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  • Goldilocks275
    June 16, 2017
    This is a typical revenge tale comparable to that which is often found in video games but wrapped in a minority report/blade runner world. The writing isn't very good, ranging from mediocre and unimaginative to broken. The plot itself is decent, relying on a two-person story dynamic with interweaving plot lines to reveal more about the world and backstory of the characters. Ultimately, the big revelations don't hit hard enough and the world building isn't quite good enough to separate this tale This is a typical revenge tale comparable to that which is often found in video games but wrapped in a minority report/blade runner world. The writing isn't very good, ranging from mediocre and unimaginative to broken. The plot itself is decent, relying on a two-person story dynamic with interweaving plot lines to reveal more about the world and backstory of the characters. Ultimately, the big revelations don't hit hard enough and the world building isn't quite good enough to separate this tale from the rest of the pack.
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  • Mark Gardner
    May 16, 2017
    I saw Nik Korpon’s The Rebellion’s Last Traitor on Netgalley, and since I groove scifi, and Angry Robot in general, I decided to give it a whirl.The Good: Intricate world building. The backstory of the word envisioned by the author displayed a lot of thought and a love of the fictional world created. The gritty dark noir feel of the city and its inhabitants really drove home the totalitarian oppression committed against the citizens.The Bad: The rebellion that ended so long ago that put so many I saw Nik Korpon’s The Rebellion’s Last Traitor on Netgalley, and since I groove scifi, and Angry Robot in general, I decided to give it a whirl.The Good: Intricate world building. The backstory of the word envisioned by the author displayed a lot of thought and a love of the fictional world created. The gritty dark noir feel of the city and its inhabitants really drove home the totalitarian oppression committed against the citizens.The Bad: The rebellion that ended so long ago that put so many characters on the varying sides was to more interesting that the main storyline. But these little snippets were almost an afterthought. In fiction like Firefly, the loss of the rebels was so important that it was integrated into each episode. Also, the alternating narrative is nice, but the style of both characters and their POVs were pretty much the same. More than once I had to flip back to the first page of the chapter to verify what POV I was in.The Disappointing: The story was super confusing. There was a complex socio-political thing going on, but there just wasn’t enough information to really click. I had no investment in the characters. The Rebellion’s Last Traitor has so much potential, but the execution was left muddy and confusing.The Final Word: I’m probably the wrong person to ask if I’d recommend this story. I like all sci-fi, even bad sci-fi. Reading this book felt like I had accidentally picked up the second book in a series, and I spent most of the read lost. I’m going to give this on three stars.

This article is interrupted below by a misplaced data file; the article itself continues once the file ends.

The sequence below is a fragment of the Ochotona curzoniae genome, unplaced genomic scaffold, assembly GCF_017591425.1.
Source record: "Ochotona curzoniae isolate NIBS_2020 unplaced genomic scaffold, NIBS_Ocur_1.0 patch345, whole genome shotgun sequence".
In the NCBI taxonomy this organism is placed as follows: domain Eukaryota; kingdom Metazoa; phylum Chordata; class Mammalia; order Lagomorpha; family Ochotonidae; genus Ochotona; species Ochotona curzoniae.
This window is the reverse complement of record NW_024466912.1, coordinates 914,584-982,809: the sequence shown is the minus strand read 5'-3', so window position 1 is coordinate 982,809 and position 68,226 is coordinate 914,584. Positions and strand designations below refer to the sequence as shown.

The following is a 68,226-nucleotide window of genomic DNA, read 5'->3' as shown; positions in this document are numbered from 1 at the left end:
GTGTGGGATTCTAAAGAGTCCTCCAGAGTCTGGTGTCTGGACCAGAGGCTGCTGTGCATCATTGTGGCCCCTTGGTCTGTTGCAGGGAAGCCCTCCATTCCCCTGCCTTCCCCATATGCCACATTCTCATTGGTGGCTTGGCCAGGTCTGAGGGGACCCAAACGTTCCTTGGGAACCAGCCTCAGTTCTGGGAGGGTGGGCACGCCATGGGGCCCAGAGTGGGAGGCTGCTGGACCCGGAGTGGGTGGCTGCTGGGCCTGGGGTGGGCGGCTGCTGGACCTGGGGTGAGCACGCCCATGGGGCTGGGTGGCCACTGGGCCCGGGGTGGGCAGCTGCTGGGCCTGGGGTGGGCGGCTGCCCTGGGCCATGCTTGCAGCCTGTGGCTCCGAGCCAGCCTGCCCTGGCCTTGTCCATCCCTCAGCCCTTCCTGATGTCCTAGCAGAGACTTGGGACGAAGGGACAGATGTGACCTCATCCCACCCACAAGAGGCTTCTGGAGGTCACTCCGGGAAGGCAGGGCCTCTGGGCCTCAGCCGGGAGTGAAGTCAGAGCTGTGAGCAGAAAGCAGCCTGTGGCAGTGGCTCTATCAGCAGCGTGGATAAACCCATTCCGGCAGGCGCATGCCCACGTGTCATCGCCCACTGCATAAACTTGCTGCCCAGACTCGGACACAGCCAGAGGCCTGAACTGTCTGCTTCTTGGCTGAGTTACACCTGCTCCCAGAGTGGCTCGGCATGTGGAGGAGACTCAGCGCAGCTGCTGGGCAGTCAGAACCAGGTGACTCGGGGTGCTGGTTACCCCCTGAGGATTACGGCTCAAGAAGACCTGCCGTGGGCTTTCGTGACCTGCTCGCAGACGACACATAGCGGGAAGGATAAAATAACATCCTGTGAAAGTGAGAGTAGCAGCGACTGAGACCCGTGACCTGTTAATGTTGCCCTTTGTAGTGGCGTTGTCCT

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  • Anna Asplund
    May 4, 2017
    Walleus and Henraek were part of the revolution, but that's over now and they both have moved to working for the government that defeated everything they fought for. Now, when there's another chance for rebellion, each man must decide what his priorities are and his position in the new fight.I'm not entirely sure what to think of this book.Overall, I really really enjoyed it. It was an interesting dystopian sci-fi thriller and I easily got caught up in the story and the world. It intrigued me an Walleus and Henraek were part of the revolution, but that's over now and they both have moved to working for the government that defeated everything they fought for. Now, when there's another chance for rebellion, each man must decide what his priorities are and his position in the new fight.I'm not entirely sure what to think of this book.Overall, I really really enjoyed it. It was an interesting dystopian sci-fi thriller and I easily got caught up in the story and the world. It intrigued me and I really enjoyed seeing this perspective of a possible future.A few strong points:1) A fascinating plot. There was so much going on in this book, but it worked really well overall. There were some really complex connections between many characters and it gave the book an interesting depth. I really liked that aspect of it.2) A well-built world. The author obviously had thought this world and history out quite a bit and that made it a rewarding read. The world was unique, with new technology and ideas, and I really loved being exposed to all that. It felt like traveling to a new place.3) The alternating narrations. The story is told by Walleus and Henraek and it was interesting to see their different perspectives and opinions side by side. The most interesting part to me was that one of them would know something the other wouldn't and the readers' knowledge of that information completely changed the way the book was read. The way this was told was brilliant and worked fabulously.But it wasn't perfect. I do have a few complaints:1) The story was sometimes confusing. The author obviously had a great idea of what was happening where and to who, but as a reader, it was difficult to get pushed into this book without any background. It felt a little like coming halfway through a party and missing everything that had lead up to the current party game or conversation. I could piece together most of the story, but I still felt like I was missing bits and pieces of it and that was frustrating sometimes.2) The narratives weren't different enough. While Walleus and Henraek were very different characters, the way they narrated didn't differ much. It would get a bit confusing switching between chapters and sometimes I'd have to go back to the chapter heading to make sure I knew who was narrating currently. I loved the alternating, but they were written too similarly.Overall, this was a really fun book and I recommend it to sci-fi readers, especially those who love dystopian futures.